One article that caught my attention throughout the week was a New York Times article that discussed how automated “bot” accounts on Twitter and Facebook have started popping up and impersonating various different people, stealing their name and photos etc. The article goes into how accounts will impersonate real people and spread fake news and images, and often times the companies behind them such as Facebook and Twitter do nothing to stop these imposters. According to article writer Nicholas Confessore these companies make it so that any person can sign up for an account, but don’t have to prove their identity until they are being looked into.
The article addresses how Facebook has begun to make more of an effort in shutting down automated “bot accounts” and Mark Zuckerberg has even noted how “the company [Facebook] has nearly doubled the number of workers who review content for fake news and abuse, including impersonation”. While Facebook has started making strides to protect their users, Twitter has done nothing of the sort. Firoozeh Dumas, as Irianian-American memoirist who lives in Germany, reported to Twitter of at least four accounts impersonating her, however, according to Twitter the accounts did not meet its definition of abusive impersonation. Companies have even begun selling fake accounts to a wide range of people, promoting these imposters behavior.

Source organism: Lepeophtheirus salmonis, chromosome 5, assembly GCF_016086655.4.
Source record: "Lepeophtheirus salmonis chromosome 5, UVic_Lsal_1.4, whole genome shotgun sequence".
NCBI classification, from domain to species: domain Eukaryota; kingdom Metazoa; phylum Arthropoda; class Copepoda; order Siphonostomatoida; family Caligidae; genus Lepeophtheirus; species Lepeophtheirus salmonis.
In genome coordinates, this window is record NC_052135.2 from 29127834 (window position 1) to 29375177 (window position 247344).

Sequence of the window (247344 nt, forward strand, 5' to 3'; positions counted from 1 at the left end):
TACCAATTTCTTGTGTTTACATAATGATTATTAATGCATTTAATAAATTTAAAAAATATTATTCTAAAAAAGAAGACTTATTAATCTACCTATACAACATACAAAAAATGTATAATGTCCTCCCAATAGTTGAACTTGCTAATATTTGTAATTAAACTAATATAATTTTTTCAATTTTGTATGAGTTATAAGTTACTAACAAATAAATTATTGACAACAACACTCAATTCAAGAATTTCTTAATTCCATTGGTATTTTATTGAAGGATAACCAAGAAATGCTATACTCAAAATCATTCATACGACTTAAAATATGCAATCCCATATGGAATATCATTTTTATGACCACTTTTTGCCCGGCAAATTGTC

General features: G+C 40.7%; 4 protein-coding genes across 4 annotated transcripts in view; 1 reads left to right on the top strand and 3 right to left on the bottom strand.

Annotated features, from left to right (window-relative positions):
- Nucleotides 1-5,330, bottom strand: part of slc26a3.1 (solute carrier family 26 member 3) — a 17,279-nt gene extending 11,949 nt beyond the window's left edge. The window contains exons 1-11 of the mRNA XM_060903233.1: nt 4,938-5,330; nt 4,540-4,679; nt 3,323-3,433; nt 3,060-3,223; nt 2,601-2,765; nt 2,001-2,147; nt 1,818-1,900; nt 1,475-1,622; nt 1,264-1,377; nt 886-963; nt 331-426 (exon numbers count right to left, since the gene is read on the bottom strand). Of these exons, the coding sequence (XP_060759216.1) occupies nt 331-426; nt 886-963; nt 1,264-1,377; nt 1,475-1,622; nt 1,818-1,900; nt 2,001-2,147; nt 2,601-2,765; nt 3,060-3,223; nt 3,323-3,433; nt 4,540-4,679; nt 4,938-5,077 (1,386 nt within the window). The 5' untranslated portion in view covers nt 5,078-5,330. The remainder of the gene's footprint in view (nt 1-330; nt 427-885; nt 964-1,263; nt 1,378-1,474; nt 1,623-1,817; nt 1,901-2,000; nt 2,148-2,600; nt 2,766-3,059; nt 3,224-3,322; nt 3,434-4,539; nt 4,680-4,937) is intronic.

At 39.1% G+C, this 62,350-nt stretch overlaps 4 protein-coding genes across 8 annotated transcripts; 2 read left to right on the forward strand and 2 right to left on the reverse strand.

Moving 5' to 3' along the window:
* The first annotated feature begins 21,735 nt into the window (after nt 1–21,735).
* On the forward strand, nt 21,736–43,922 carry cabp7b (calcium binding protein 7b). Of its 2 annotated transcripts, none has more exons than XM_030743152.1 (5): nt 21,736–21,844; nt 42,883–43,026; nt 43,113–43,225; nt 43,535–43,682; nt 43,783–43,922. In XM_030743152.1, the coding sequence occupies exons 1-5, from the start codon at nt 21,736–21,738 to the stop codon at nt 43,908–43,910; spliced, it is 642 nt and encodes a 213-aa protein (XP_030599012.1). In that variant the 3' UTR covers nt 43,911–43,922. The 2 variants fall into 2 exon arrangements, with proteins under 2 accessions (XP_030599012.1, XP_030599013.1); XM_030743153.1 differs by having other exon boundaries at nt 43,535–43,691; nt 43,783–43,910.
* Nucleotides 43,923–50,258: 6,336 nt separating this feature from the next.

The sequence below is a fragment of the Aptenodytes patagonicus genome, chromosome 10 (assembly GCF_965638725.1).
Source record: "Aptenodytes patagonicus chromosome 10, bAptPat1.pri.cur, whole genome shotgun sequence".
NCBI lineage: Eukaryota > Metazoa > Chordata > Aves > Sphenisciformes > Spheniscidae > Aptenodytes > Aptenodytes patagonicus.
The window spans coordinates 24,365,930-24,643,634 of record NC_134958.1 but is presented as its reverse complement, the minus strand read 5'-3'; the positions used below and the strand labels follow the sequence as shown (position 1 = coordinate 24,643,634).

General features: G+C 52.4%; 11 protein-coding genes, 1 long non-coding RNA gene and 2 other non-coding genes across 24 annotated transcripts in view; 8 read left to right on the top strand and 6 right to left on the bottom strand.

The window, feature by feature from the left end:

One thing I found so interesting about this article is how accessible it is to make bots. Anyone can pose as someone else and many times these companies are not doing anything to stop it. After watching Catfish and now reading this article, I have begun to see how careful one must really be. On any of these sights people can pose as people completely different from their actual self. The amount of “bots” that are surfacing through these different social media accounts is almost scary. While you may think you are being safe, it is becoming increasingly hard to know if someone is posing as you, and even if someone is, it is apparent that the process to get rid of them is very tedious. This article extends on the idea of catfish and how while people may not be posing as someone else to get someone to fall in love with them, they can be spreading false information and promoting different people.